This has been a tough couple of weeks all around. The end of Summer and the beginning of Fall has been difficult for my family for many years. Our father and one of my sister’s children died suddenly – years apart, but both on the day before school started. This year is particularly hard, since we’re all still mourning our mother, who died in January. She was always low this time of year, and now the rest of us are even lower. Then, on top of it all, comes Hurricane Katrina, and thousands of people who have lost everything.
When my father died, I was nineteen, and I remember thinking that until someone you love dies, you don’t really know the meaning of the word “gone”. It means more than just physical absence; it’s a hole in the universe. The entire world you knew is sucked into it, andyou come out the other end to find yourself on an entirely different planet. No matter how much you hate it, you’re going to have to live there for the rest of your life.
So you do the best you can, like it or not, to build a new life, because what else can you do? And you do build a life, and you’re even happy again, eventually. But nothing is ever the same again.
Years ago, I was a department head at a university library while a new wing was being built on the building. My departmental offices and reading room was to be relocated to the new wing, but my very large, closed, special collection of books was to stay in the old building. (A “closed” collection, for the uninitiated, means that the public is not allowed into the book stacks. You have to look up what you want in the catalog, and the staff person goes and retrieves it for you. And, yes, it’s a pain.) The idea was that they would knock a door in the wall between the old and new sections, providing us access to our books.
Then, one fine day, the director called me in and told me that there wasn’t enough money left to put in the door. so we were going to be left with our offices and a reading room in one building and the books in another and no way to get from one to another without a ten minute trip from hither to yon. This was not the first time, nor would it be the last, that I sat in the director’s office watching the walls melt, feeling like I had Dali to the left of me and Kafka to the right, stuck in the middle again. After a long, passionate discussion, he promised to reconsider (ya think?), but when I left his office, I was so frustrated and wrung out that I went back into the stacks and burst into tears.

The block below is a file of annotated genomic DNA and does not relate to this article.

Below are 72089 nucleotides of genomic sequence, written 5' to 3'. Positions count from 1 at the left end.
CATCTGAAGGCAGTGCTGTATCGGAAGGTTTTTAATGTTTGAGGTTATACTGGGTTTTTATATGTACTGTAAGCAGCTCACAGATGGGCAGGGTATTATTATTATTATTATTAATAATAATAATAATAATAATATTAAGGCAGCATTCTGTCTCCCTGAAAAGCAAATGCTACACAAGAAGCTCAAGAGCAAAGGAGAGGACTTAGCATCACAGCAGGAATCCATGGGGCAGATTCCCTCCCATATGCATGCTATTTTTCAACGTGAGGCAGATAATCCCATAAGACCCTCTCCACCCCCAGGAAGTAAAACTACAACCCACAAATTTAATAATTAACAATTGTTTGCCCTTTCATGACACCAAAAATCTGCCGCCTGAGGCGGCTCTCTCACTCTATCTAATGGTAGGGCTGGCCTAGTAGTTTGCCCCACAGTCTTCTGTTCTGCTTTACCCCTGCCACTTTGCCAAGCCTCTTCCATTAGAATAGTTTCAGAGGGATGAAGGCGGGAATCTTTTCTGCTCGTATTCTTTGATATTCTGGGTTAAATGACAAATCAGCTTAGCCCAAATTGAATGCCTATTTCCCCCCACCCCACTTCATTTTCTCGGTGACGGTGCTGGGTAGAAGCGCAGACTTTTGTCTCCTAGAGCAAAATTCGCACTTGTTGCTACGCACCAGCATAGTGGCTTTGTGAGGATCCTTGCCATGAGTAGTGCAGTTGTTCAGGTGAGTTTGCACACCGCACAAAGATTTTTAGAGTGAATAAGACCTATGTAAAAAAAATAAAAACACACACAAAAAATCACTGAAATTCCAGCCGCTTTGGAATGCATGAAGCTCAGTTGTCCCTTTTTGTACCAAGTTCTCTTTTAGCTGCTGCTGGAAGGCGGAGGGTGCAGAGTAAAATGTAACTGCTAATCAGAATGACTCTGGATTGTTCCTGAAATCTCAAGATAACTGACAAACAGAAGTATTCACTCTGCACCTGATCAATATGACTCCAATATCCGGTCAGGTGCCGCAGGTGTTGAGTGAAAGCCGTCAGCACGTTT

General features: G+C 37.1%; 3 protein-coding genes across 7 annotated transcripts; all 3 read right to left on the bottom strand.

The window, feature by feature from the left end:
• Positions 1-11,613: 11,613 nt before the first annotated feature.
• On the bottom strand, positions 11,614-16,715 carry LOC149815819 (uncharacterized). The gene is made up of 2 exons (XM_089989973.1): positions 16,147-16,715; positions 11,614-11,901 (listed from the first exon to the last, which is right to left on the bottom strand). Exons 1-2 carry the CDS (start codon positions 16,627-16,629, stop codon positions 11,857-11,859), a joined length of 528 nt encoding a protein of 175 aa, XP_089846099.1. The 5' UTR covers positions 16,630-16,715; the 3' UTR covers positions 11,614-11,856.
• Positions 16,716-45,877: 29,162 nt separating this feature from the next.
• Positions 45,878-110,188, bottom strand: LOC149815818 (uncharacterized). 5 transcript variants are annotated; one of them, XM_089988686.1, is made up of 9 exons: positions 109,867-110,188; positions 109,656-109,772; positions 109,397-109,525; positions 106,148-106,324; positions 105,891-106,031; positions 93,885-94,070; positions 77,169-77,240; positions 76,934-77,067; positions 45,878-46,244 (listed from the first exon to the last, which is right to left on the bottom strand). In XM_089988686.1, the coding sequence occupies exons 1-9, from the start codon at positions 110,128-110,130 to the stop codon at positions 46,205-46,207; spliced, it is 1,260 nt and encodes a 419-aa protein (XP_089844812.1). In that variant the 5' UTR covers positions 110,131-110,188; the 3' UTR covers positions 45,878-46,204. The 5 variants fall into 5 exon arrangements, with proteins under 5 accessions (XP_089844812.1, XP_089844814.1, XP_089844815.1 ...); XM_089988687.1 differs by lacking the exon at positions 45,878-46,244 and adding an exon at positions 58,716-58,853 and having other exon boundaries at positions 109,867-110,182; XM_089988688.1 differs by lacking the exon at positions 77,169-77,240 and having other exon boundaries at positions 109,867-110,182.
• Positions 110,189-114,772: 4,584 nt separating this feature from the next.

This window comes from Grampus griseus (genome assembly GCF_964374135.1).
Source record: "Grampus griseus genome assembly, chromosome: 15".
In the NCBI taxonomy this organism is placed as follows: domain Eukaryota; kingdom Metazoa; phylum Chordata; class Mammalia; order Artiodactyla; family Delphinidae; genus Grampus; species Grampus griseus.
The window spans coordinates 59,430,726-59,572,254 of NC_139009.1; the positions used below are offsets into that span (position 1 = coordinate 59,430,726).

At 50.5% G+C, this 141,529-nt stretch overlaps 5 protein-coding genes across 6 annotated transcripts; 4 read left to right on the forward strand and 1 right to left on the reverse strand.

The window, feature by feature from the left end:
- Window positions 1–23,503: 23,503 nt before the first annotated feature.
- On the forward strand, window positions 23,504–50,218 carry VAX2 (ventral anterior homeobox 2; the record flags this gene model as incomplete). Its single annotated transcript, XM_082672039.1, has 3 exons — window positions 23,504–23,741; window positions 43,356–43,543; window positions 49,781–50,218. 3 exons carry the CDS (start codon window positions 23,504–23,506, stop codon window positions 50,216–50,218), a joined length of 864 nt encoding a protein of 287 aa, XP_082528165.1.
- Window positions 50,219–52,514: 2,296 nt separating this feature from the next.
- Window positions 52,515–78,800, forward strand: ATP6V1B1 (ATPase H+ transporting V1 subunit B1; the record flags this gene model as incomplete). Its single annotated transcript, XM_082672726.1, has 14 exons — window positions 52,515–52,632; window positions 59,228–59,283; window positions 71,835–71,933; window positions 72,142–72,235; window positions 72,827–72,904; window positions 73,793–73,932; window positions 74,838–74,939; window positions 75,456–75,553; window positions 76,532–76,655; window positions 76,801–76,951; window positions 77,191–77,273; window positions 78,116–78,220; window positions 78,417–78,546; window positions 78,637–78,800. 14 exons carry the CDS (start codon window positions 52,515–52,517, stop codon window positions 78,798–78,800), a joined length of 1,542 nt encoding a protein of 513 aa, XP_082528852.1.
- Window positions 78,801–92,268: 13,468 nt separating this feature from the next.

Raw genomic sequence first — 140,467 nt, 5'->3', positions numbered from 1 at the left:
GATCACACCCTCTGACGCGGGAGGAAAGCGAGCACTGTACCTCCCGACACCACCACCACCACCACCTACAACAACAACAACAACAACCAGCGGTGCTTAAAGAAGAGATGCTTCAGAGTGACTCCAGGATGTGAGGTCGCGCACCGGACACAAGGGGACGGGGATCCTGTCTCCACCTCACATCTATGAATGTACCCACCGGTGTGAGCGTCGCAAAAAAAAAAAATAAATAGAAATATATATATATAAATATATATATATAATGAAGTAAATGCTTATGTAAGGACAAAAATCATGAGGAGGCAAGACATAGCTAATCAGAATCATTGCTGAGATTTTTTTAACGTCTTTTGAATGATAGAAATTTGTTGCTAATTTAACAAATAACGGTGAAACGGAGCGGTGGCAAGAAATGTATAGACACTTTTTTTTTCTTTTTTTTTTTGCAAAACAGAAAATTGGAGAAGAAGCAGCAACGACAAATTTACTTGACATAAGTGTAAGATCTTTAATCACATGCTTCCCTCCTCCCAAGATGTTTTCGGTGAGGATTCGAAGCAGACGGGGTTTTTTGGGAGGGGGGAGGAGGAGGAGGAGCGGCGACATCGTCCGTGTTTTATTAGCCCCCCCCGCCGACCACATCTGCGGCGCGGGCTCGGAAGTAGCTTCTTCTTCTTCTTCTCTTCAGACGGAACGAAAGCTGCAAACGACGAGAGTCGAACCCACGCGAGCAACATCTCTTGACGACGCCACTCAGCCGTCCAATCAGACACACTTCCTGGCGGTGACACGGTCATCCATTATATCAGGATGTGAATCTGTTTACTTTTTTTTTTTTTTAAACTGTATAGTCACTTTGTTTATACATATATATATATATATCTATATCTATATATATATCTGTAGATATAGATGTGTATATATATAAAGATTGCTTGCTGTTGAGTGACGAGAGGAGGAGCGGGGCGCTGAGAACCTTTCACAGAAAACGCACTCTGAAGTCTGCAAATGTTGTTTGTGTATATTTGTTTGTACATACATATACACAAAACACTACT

Naturally, one of my colleages stumbled across me, and alarmed, asked me what was wrong. I babbled out the door story, and he listened sympathetically. There was absolutely nothing he could do to help me, so after standing there helplessly for a minute, he clapped me on the back and said, “Well, have a nice day,” and left. It was so absurd that I laughed.
The Great Door Incident was only rediculous, not tragic, but I mention it because of what that colleage did for me. He listened to me and sympathized, and even though he was really helpless, he made me laugh. He didn’t change the situation, but he gave me strength.
By the way, I did get the door. However, the world with all those lost loved ones in it is gone forever, and we survivors are still trying to make a home on this new planet.